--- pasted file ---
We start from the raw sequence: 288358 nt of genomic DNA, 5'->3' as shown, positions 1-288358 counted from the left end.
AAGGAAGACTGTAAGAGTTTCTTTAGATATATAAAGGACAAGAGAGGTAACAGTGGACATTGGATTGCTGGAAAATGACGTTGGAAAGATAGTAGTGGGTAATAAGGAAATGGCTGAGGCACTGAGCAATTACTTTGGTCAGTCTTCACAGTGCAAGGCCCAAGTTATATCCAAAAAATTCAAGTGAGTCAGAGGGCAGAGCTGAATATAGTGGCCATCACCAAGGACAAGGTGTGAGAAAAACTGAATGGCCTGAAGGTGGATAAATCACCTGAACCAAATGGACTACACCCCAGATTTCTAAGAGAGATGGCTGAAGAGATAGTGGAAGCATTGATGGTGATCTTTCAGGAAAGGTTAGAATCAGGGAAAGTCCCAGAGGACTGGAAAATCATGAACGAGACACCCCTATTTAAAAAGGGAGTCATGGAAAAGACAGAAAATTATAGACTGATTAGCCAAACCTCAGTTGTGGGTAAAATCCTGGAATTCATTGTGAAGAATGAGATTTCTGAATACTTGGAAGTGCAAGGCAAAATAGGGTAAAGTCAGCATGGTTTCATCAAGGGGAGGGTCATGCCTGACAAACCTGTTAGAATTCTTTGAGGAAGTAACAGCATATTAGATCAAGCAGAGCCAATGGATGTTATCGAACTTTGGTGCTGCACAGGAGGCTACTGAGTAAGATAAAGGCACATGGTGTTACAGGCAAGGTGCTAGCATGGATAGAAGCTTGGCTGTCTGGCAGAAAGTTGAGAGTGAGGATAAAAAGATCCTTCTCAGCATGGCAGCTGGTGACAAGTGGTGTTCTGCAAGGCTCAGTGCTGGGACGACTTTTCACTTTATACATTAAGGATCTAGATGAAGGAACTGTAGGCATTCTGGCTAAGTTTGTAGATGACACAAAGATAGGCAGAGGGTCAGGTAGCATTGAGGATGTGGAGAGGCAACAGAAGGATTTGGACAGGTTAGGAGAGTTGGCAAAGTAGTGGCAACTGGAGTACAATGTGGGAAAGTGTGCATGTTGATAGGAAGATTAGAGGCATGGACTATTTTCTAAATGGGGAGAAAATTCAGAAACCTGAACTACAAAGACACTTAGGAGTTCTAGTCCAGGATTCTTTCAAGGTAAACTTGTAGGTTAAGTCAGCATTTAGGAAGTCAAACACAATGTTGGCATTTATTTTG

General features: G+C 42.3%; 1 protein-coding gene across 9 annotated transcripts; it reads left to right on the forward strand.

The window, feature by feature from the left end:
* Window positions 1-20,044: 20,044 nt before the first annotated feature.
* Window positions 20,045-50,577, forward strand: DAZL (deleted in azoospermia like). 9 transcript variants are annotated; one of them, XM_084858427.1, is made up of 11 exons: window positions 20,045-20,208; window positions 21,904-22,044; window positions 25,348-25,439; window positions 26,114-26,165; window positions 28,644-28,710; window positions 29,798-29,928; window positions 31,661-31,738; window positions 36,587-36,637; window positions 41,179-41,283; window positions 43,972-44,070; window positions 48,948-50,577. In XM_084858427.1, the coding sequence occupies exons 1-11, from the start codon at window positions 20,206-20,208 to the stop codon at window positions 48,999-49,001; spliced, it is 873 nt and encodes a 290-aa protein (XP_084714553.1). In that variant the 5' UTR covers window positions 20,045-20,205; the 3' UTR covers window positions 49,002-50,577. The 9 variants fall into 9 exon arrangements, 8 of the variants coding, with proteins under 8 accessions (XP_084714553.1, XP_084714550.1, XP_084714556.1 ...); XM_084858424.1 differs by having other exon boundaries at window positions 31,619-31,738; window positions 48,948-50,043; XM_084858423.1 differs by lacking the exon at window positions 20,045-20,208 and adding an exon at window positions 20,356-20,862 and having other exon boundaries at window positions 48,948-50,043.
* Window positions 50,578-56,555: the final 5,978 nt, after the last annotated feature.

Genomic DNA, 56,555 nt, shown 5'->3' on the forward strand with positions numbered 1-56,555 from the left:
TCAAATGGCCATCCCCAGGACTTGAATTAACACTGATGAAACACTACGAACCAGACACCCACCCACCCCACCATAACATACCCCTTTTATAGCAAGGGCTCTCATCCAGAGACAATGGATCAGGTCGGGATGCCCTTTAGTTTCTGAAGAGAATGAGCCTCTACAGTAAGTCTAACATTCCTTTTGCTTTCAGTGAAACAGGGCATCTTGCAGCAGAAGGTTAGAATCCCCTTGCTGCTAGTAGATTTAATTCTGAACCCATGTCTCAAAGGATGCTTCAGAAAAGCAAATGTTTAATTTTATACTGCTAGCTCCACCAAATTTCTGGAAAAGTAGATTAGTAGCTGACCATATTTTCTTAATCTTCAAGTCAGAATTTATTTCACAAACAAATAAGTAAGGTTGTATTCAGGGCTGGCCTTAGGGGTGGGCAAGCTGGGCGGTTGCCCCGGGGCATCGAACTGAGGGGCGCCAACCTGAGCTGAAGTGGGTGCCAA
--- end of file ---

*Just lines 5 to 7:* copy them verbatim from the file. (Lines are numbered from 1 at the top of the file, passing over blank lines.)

* Window positions 1-20,044: 20,044 nt before the first annotated feature.
* Window positions 20,045-50,577, forward strand: DAZL (deleted in azoospermia like). 9 transcript variants are annotated; one of them, XM_084858427.1, is made up of 11 exons: window positions 20,045-20,208; window positions 21,904-22,044; window positions 25,348-25,439; window positions 26,114-26,165; window positions 28,644-28,710; window positions 29,798-29,928; window positions 31,661-31,738; window positions 36,587-36,637; window positions 41,179-41,283; window positions 43,972-44,070; window positions 48,948-50,577. In XM_084858427.1, the coding sequence occupies exons 1-11, from the start codon at window positions 20,206-20,208 to the stop codon at window positions 48,999-49,001; spliced, it is 873 nt and encodes a 290-aa protein (XP_084714553.1). In that variant the 5' UTR covers window positions 20,045-20,205; the 3' UTR covers window positions 49,002-50,577. The 9 variants fall into 9 exon arrangements, 8 of the variants coding, with proteins under 8 accessions (XP_084714553.1, XP_084714550.1, XP_084714556.1 ...); XM_084858424.1 differs by having other exon boundaries at window positions 31,619-31,738; window positions 48,948-50,043; XM_084858423.1 differs by lacking the exon at window positions 20,045-20,208 and adding an exon at window positions 20,356-20,862 and having other exon boundaries at window positions 48,948-50,043.
* Window positions 50,578-56,555: the final 5,978 nt, after the last annotated feature.